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NC3Rs: National Centre for the Replacement Refinement & Reduction of Animals in Research
Guidance

Blood sampling: Dog

Non-surgical approaches for sampling blood in the dog.

General principles

You should read the general principles of blood sampling page before attempting any blood sampling procedure.

Cephalic vein (non-surgical)

Technique

Dogs can be trained to sit calmly on a table for blood sampling. They will remember receiving a reward (e.g. food treat) after the procedure, which can make them easier to handle on subsequent occasions.

Blood samples can be collected from the cephalic vein which is superficial and easily accessible. The technique is quick and appropriate for taking small blood samples. Blood is collected from the forelimb, starting distally (near the paw) and working proximally (away from paw). Where multiple samples are taken, the use of the forelegs should be alternated. Appropriate aseptic technique should be used, including clipping the hair around the sampling site and cleaning with an antiseptic solution. Blood should not be taken from a vein that has been used to administer intravenous drugs.

A temporary catheter can be used for multiple samples taken over a short period of time (more than four samples from one vein in a 24-hour period). A video of how to place an intravenous catheter in the dog cepahlic vein is available from the veterinary training resource atdove.org (note appropriate PPE should be worn, such as gloves).

Dogs can either be restrained manually or using a sling. A non-slip mat can help hold the dog steady. Animals should be acclimatised to restraint and the sound of the clippers before being used in experiments.

2 - 5 ml of blood can be collected per sample and, depending on sample volume and scientific justification, normally no more than eight samples in a 24-hour period; more frequent sampling can cause the forelegs to become bruised. The number of attempts to obtain blood should be minimised to a maximum of three needle sticks for each sample. Bleeding should be stopped, before the dog is returned to its pen, by finger pressure to the sampling site for approximately 30 seconds.

Summary

Consideration Recommendation
Number of samples No more than eight blood samples (four from either leg) should be taken in any 24 hour period.
Sample volume 2 - 5 ml
Equipment 21G or wider needle
Staff resource Two people are required to take the blood sample; one for restraining and raising the vein of the dog, and one for taking the blood sample.
Adverse effects
  • Infection <1%
  • Haemorrhage <1%
  • Swelling <1%
  • Clipper rash can occur if the hair is not clipped carefully with well-maintained clippers. 
Other Stress associated with the technique can be minimised by training and acclimatising the dog to restraint and the sound of the clippers beforehand. A reward (e.g. food treat) should always be provided after the procedure.

Resources and references

  1. Ooms TG et al. (2004). Clinical and hematological effects of serial phlebotomy performed on laboratory beagles. Contemporary topics in Laboratory Animal Science 43(3): 38-42. PMID: 15174816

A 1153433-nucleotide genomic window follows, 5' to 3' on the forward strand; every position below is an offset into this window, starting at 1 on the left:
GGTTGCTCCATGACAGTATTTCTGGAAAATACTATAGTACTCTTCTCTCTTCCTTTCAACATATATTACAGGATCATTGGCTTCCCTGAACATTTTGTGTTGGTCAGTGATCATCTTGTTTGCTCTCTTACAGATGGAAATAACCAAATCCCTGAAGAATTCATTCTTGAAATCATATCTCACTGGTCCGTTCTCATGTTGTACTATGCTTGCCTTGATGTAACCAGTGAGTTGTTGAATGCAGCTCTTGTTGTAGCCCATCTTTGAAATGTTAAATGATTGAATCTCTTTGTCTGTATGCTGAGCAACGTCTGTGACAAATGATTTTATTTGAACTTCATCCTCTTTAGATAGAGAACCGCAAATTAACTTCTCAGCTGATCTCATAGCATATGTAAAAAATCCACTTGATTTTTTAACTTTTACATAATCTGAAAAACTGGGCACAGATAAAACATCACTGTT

Jugular vein (non-surgical)

Technique

Dogs can be trained to sit calmly on a table for blood sampling. They will remember receiving a reward (e.g. food treat) after the procedure, which can make them easier to handle on subsequent occasions.

Sampling from the jugular vein is quick and simple as the vein is superficial and easily accessible. It is appropriate for small and large blood samples. 
 

The dog is restrained manually. Sampling sites are alternated between the two jugular veins, starting distally at the base of the neck and moving towards the head along the jugular groove. The vein is raised by compressing it just dorsal to the thoracic inlet, ventral to the venepuncture site.

Aseptic technique should be used, including clipping the hair around the sampling site. 2 - 20 ml of blood can be taken per sample and, depending on sample volume and scientific justification, up to eight samples in a 24-hour period; more frequent sampling can cause bruising. The number of attempts to obtain blood should be minimised to a maximum of three needle sticks for each sample. Bleeding should be stopped, before the dog is returned to its pen, by applying finger pressure to the sampling site for approximately 30 seconds.

Summary

Number of samples No more than eight blood samples should be taken in any 24 hour period.
Sample volume 2 - 20 ml
Equipment 21G (preferably 1" long) needle
Staff resource Two people are required to blood sample; one for restraining and raising the vein of the dog, and one for taking the blood sample.
Adverse effects
  • Infection <1%
  • Swelling/haematoma 1-5%
  • Clipper rash can occur if the hair is not clipped carefully with well-maintained clippers
Other Stress associated with the technique can be minimised by training and acclimatising the dogs to manual restraint and the sound of the clippers beforehand. A reward (e.g. food treat) should always be provided after the procedure.

Resources and references

  1. Lucas RL et al. (2004). Collection and preparation of blood products. Clinical techniques in small animal practice 19(2): 55-62. doi: 10.1053/j.ctsap.2004.01.007
  2. Millis DL et al. (1995). Comparison of coagulation test results for blood samples obtained by means of direct venipuncture and through a jugular vein catheter in clinically normal dogs. Journal of the American Veterinary Medical Association 207(10): 1311-4. PMID: 7591925

 

You should read the general principles of blood sampling page before attempting any blood sampling procedure.

Five needles with empty syringes on a pale blue background